NLRB General Counsel Releases Guidance in the Wake of McLaren Macomb
The NLRB’s General Counsel Jennifer Abruzzo has released a memo offering further guidance on the Board’s recent decision in McLaren Macomb. In our previous post addressing that decision, we highlighted several outstanding questions that the Board left unanswered, some of which were answered by the memo. However, the memo also sets forth GC Abruzzo’s interpretation of McLaren Macomb, including its potential far-reaching impact beyond severance agreements to a broad range of contexts. This post summarizes notable takeaways from memo.
Non-Disparagement and Confidentiality Clauses Are Not Banned; Narrowly Tailored Ones are Still Considered Lawful.
The memo quickly confirms that the decision does not ban the use of confidentiality and non-disparagement provisions altogether. But the memo reminds employers that they must be narrowly tailored.
The memo offers as one example that confidentiality provisions may be lawful when narrowly tailored to restrict the dissemination of proprietary trade secret information for a period of time based on legitimate business justifications. However, confidentiality provisions that have a “chilling effect” precluding employees from assisting others and/or communicating with the NLRB, unions, legal forums, the media or other third parties are likely unlawful.
In the case of non-disparagement provisions, the memo further offers that provisions that prohibit statements that are “maliciously untrue,” such that they are made with knowledge of falsity or reckless disregard for the truth may be lawful. The memo, however, did not offer guidance beyond this note.
A General Disclaimer or Savings Clause Will Likely Not Save Overbroad Confidentiality or Non-Disparagement Provisions.
The memo also confirms, as the NLRB has stated repeatedly in multiple contexts, that a general or broad disclaimer or “savings clause” would not save an otherwise overbroad confidentiality or non-disparagement provision. These clauses often seek to clarify in effect that nothing in the agreement is intended to restrain the employee’s section 7 rights. But they do not go far enough – any limitations clause would need to identify the specific type of Section 7-related conduct in which the employee is not precluded from engaging.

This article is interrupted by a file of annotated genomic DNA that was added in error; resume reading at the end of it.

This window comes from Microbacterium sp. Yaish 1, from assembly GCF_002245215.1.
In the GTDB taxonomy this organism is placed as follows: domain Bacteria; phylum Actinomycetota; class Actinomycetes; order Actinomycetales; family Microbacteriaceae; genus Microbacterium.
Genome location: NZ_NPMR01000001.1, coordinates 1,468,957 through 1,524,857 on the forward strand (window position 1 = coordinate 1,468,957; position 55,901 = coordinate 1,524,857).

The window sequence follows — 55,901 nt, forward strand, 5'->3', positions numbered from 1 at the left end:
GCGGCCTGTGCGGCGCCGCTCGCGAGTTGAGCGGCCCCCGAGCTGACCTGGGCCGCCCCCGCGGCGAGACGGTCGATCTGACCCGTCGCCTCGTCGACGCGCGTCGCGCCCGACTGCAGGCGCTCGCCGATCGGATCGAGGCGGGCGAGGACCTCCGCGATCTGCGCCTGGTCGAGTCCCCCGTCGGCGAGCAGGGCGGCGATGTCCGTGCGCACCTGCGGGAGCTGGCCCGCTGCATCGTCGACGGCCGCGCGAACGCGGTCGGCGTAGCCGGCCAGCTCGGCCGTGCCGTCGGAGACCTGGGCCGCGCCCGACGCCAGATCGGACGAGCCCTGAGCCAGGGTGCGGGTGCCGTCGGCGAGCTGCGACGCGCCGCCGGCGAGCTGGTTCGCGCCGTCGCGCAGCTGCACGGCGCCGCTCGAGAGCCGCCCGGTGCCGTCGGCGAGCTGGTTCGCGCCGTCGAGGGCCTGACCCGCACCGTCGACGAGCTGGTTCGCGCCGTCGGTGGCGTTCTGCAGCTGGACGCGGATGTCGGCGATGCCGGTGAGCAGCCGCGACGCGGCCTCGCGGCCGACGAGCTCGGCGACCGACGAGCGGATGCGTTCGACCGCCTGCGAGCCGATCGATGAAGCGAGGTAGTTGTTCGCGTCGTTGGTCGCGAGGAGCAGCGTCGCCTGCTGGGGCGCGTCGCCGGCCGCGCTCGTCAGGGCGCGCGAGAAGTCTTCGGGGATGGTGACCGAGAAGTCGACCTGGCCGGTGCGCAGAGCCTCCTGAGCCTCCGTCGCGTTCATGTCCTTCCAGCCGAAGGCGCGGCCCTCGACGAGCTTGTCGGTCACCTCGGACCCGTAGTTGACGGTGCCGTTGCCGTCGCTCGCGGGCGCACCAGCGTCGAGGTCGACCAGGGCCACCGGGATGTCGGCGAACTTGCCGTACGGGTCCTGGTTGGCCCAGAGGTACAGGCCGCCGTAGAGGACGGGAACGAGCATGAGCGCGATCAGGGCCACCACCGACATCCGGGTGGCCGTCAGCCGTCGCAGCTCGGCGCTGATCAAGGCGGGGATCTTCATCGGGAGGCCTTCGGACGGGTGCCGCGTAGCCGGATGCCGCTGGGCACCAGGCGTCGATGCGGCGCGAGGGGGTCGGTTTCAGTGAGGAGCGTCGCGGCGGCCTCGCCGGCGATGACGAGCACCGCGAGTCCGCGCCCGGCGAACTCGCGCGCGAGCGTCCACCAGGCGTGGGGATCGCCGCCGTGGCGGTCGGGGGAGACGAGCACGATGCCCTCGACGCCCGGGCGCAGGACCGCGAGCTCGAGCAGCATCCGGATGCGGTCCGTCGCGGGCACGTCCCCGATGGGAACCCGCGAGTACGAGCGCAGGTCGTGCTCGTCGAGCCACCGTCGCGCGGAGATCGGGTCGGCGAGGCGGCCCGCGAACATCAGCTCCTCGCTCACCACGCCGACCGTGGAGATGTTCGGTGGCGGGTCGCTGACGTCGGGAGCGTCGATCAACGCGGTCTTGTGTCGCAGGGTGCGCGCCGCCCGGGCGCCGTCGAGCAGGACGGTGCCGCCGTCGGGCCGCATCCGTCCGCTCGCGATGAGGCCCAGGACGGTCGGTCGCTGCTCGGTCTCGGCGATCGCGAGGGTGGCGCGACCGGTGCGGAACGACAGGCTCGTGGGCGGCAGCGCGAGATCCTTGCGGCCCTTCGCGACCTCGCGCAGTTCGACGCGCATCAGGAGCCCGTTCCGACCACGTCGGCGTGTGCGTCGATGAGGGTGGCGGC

GC Abruzzo also noted that she had asked the National Labor Relations Board in the Stericyle case to “formulate a model prophylactic statement of rights,” as to work rules that employers could include in employee handbooks, but that it could just as easily apply in severance agreements. We will continue to track whether the Board takes GC Abruzzo up on this request.
Unlawful Non-Disparagement and Confidentiality Provisions Will Likely Not Invalidate Other Provisions in a Severance Agreement.
One positive development in GC Abruzzo’s memo is the confirmation that unlawfully broad non-disparagement and/or confidentiality provisions will likely not invalidate the entire severance agreement. Instead, as many courts do, the Board and/or Regional Directors reviewing such agreements would seek to void only the unlawful provisions “regardless of whether there is a severability clause or not.” But GC Abruzzo also suggested that employer contact employees with overbroad provisions in place and alert them that they no longer applied. In doing so, the GC said, it could “form the basis for consideration of a merit dismissal if a meritorious charge solely alleging an unlawful proffer is filed.”
McLaren Macomb Applies Retroactively.
In one of the more alarming pronouncements in the memo, GC Abruzzo confirmed the retroactive application of McLaren Macomb. Specifically, while offering an employee an overbroad severance agreement is subject to the NLRA’s six-month statute of limitations, the GC also stated that “maintaining and/or enforcing a previously-entered severance agreement with unlawful provisions that restrict the exercise of Section 7 rights continues to be a violation” to which the six-month statute of limitations would not apply. In effect, this means that Board’s General Counsel believes employers cannot enforce broad non-disparagement or confidentiality provisions restricting Section 7 rights regardless of how long ago the employee signed the severance agreement.
Employers Could Face Liability Arising out of Providing Supervisors Overly Broad Agreements in Certain Circumstances.